Over the past eight months, we have all been zooming, be it for work or school or even simchas, of late. Inadvertently, this has given everyone a glimpse into our homes. There is one thing that struck me sitting in on meetings with many different communities in Montreal. First, the number of people who have taken over their dining room tables as a home office. And second, the similarities in the décor of the dining room of Jewish homes. Namely, the Espresso brown Ikea Billy shelves filled with the requisite ArtScroll Talmud set, chumashim, siddurim and sepharim. In some meetings with agencies who are not part of the Jewish community, participants actually commented on the beauty of the library behind me. It amused me to know that many of my Jewish Day School colleagues share the same décor and it is not a virtual background. Our shelves are lined with sepharim filled with knowledge, prayers, insights into our holidays, rituals and practices, but this is not where the greatest learning takes place. That happens at the table in front of the shelves, day in day out, when we sit with our children and share a meal.
In Parashat Lech Lecha, G-d tells Avraham to leave his homeland and travel to Canaan where he will make him into a great nation. We know nothing of the early life of this man who is destined to become the patriarch of several religions, and for Judaism, the man to become Avraham Avinu. While there are many midrashim that fill in the blanks, giving insight into Avraham’s early life, his understanding and appreciation for monotheism, the story of how he smashed his father’s idols, and how he upheld and represented justice and kindness, the Torah makes no mention of his greatness. If anything, Avraham and in fact all the people appearing in sefer Bereshit are quite human and even, at times, quite flawed. In fact, the Ramban, in his commentary has quite a bit to say about Avraham and Sarah, pointing out their flaws, the mistakes they made, and the “wrong” decisions they took. Flawed or not, Avraham did understand one very important thing: his role in chinuch.
We read that “Abram heard that his nephew [Lot] was taken captive, and he armed his initiates who had been born in his house….” (Bereshit 14:14). Rashi explains that the word used for “initiates”, chanichav, shares the root of the word chinuch, which he explains as “the beginnings of the entry of a person into a craft in which he is destined to stay”. Though chinuch, of course, is most commonly translated as “education” it is so much more than that. Chinuch is not merely about acquiring knowledge; it is about instilling a destiny into a child. It is about ingraining in them the life of Torah they are destined to embody and about transmitting an all-encompassing outlook on life.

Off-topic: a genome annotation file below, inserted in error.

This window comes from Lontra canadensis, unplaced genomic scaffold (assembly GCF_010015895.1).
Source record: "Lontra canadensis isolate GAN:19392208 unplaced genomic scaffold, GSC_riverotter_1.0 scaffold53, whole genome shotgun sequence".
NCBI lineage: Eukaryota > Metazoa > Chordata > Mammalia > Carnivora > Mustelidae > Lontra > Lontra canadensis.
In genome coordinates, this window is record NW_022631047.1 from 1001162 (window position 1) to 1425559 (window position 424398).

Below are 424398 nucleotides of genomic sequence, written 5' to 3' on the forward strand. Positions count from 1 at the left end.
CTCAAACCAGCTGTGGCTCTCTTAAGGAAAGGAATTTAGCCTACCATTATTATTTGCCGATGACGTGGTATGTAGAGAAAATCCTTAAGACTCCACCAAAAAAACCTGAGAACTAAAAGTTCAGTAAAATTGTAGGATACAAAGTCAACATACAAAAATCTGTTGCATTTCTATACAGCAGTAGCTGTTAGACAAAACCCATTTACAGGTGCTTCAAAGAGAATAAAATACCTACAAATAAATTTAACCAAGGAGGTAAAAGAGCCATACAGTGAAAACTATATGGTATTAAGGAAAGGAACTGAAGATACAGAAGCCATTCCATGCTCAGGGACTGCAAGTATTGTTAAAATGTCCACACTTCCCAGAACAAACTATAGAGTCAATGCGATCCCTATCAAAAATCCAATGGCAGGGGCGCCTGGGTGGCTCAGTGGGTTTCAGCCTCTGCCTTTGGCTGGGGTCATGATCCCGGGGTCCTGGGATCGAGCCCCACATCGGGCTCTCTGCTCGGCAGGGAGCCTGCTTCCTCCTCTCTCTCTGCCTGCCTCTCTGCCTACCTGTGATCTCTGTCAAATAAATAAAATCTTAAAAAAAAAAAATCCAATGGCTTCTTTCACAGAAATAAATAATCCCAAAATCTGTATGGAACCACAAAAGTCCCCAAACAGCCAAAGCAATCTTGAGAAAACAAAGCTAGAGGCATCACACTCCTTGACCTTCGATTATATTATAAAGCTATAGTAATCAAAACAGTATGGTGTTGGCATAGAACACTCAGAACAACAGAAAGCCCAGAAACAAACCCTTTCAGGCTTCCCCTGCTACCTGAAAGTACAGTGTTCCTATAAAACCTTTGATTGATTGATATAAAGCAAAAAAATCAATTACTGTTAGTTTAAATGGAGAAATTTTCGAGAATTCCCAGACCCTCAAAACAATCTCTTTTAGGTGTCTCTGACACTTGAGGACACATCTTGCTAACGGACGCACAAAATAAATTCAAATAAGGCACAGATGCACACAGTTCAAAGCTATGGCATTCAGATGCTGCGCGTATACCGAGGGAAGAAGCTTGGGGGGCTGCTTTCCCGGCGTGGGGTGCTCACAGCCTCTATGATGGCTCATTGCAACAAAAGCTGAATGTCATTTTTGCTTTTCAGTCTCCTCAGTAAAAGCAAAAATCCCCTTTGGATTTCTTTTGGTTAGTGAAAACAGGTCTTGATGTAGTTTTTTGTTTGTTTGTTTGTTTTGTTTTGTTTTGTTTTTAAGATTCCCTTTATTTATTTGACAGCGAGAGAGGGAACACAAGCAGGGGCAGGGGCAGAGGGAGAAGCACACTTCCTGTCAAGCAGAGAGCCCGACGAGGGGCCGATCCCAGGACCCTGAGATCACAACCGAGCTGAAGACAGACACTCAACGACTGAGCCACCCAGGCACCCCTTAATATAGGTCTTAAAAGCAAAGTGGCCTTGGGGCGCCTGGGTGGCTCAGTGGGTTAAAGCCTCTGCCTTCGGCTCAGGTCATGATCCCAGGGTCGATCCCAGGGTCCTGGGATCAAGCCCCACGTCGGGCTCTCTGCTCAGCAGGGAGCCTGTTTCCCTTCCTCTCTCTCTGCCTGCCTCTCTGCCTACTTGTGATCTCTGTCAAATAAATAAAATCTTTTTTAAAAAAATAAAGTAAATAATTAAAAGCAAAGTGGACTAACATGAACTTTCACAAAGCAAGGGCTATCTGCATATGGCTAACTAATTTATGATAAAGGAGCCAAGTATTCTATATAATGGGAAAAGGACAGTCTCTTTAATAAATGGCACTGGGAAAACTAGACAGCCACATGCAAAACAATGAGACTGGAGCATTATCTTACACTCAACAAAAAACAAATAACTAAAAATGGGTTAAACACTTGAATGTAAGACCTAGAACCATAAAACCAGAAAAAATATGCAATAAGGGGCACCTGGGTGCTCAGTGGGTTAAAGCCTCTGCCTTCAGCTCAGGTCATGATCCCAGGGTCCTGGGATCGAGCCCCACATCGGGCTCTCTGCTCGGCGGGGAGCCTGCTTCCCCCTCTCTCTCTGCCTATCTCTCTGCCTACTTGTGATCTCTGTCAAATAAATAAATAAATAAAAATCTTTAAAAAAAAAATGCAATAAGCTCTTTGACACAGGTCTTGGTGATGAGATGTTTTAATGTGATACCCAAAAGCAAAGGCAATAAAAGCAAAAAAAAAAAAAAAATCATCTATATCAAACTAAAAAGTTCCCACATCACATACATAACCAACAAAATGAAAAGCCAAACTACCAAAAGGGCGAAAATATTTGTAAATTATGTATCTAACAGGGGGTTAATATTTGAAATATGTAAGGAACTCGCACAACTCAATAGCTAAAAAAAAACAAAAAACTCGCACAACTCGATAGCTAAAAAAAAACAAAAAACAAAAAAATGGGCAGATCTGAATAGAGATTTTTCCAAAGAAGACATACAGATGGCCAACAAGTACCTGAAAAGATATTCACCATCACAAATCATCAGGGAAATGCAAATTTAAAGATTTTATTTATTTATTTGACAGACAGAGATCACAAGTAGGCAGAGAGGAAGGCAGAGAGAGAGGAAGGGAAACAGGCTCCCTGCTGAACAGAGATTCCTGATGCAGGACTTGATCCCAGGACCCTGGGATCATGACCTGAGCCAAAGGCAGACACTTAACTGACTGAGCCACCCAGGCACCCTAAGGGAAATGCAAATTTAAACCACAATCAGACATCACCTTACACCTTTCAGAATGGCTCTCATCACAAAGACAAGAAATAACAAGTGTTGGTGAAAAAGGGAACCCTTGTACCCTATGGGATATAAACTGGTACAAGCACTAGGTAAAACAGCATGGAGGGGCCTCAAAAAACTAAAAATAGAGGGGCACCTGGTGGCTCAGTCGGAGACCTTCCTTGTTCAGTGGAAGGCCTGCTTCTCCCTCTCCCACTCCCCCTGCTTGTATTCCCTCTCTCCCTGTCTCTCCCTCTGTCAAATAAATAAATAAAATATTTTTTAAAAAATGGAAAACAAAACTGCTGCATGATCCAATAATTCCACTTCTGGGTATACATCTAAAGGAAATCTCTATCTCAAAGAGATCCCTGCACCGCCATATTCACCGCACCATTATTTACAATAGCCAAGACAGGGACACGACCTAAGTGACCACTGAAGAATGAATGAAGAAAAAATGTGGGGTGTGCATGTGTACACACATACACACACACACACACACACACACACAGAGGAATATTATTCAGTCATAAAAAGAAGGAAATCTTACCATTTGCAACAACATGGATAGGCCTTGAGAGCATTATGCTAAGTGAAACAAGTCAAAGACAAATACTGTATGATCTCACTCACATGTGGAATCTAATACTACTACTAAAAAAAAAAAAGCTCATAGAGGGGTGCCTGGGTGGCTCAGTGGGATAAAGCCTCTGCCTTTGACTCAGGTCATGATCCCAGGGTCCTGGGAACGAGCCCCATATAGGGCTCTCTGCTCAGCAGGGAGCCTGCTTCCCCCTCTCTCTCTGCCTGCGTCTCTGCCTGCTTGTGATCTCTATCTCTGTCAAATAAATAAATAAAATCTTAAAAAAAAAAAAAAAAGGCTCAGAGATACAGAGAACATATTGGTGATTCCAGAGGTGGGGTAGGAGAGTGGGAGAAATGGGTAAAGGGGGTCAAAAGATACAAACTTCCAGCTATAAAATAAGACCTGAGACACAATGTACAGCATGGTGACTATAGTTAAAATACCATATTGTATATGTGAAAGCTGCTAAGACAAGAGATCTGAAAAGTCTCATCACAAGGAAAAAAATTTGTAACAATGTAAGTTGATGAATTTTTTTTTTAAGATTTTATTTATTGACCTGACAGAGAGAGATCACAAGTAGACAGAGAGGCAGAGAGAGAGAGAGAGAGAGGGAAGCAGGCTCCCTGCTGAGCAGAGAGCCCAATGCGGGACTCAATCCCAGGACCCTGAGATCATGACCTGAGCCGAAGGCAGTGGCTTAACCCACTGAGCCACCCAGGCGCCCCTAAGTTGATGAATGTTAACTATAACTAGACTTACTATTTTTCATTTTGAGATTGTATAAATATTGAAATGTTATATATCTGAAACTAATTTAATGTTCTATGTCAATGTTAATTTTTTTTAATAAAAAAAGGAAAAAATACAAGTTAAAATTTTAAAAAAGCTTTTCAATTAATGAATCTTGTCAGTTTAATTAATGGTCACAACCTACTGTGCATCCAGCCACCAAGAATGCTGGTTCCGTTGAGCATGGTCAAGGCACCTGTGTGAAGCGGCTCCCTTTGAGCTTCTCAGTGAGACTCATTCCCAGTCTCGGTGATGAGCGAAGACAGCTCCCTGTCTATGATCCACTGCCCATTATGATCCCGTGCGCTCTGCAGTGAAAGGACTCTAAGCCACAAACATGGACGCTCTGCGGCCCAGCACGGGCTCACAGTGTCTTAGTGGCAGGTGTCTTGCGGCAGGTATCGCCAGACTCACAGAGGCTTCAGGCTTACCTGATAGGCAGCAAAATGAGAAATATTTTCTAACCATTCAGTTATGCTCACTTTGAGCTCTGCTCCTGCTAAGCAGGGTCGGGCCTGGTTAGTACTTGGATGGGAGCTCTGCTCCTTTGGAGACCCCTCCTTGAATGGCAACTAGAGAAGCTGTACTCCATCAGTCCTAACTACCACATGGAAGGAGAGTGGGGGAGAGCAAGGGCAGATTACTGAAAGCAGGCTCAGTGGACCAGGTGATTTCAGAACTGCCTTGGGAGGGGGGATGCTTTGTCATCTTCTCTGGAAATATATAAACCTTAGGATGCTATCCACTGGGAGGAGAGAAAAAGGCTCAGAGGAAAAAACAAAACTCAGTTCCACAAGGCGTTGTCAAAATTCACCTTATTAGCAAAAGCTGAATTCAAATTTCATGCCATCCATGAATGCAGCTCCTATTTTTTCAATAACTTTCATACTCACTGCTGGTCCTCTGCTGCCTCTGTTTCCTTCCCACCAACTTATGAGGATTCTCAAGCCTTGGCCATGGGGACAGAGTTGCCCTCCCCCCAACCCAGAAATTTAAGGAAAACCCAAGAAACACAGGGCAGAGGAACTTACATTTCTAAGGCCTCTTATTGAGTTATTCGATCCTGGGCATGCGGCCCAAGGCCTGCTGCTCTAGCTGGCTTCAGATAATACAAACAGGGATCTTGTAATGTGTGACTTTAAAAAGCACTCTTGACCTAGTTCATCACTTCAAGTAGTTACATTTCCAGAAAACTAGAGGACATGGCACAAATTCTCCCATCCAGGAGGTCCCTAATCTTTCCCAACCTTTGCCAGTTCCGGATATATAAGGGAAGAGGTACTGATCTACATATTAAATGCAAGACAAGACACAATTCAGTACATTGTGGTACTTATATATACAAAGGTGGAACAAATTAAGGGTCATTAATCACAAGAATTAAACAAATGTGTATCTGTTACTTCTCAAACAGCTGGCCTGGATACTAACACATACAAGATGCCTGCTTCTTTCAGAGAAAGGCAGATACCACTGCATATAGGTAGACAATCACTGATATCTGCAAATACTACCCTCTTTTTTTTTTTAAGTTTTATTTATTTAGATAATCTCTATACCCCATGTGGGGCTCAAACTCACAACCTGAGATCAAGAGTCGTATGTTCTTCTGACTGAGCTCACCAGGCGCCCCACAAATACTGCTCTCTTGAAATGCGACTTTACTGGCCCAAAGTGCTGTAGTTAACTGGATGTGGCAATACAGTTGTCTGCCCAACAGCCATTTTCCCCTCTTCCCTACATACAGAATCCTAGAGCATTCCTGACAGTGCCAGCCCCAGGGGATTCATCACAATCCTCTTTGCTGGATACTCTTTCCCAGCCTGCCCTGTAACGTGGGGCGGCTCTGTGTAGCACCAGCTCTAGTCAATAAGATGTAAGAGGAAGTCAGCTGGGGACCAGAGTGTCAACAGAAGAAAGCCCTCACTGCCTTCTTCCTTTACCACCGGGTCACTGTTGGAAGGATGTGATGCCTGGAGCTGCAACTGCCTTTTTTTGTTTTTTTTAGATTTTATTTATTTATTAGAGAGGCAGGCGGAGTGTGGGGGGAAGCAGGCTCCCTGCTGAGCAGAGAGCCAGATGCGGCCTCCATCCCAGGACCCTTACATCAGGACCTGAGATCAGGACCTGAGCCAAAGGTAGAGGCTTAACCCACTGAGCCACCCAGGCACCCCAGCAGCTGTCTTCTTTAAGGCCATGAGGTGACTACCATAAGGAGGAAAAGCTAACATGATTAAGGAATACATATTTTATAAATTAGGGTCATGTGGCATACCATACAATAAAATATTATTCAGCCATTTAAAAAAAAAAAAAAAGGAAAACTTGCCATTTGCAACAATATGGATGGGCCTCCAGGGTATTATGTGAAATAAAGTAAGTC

Though we may not all be Rabbis or teachers or educators, we are all involved in the chinuch of our children, and we are doing so every single day. There are those teachable moments we recognize but there are those that we miss or even unconsciously sabotage. It is daunting to know that we are ultimately responsible for our children’s chinuch, for developing their outlook on life, their moral compass, their views and their beliefs. But as parents, we are not expected to be perfect either. Rabbi Jonathan Sacks writes: “in Judaism, moral life is about learning and growing, knowing that even the greatest have failings and even the worst have saving graces”.
In a recent Dvar Torah, Rabbi Shmuley Boteach wrote that “the hardest commandments in Judaism are not the religious strictures, but the moral imperatives”. It is how we handle these dilemmas in front of our children that are perhaps the most teachable moments of all. In an article on parenting, Elana Mizrahi reminds us of the prayer we say when we eat a new fruit for the first time in a season, we say Shehecheaynu, vekiyemanu, vehigiyanu la zman hazeh. We thank G-d for bringing us to this very moment. Our lives are a series of moments, a series of gifts that we must learn to appreciate. We are constantly making decisions and choices with our actions and with our words. How we treat each other at the dining room table, the stories we relate on the events of our day of how we dealt with the other people in our lives-our children are taking it all in. We are not perfect, but we need to be conscious of these moments in our roles as mechanchim to the next generation. And, most importantly to remember, as Rabbi Lamm points out, that chinuch is more often “caught, not taught”!
“Abraham the father, and Sarah the mother, are our enduring role models of parenthood as G-d’s gift and our highest vocation” Rabbi Sacks
Dr, Laura Segall
Head of School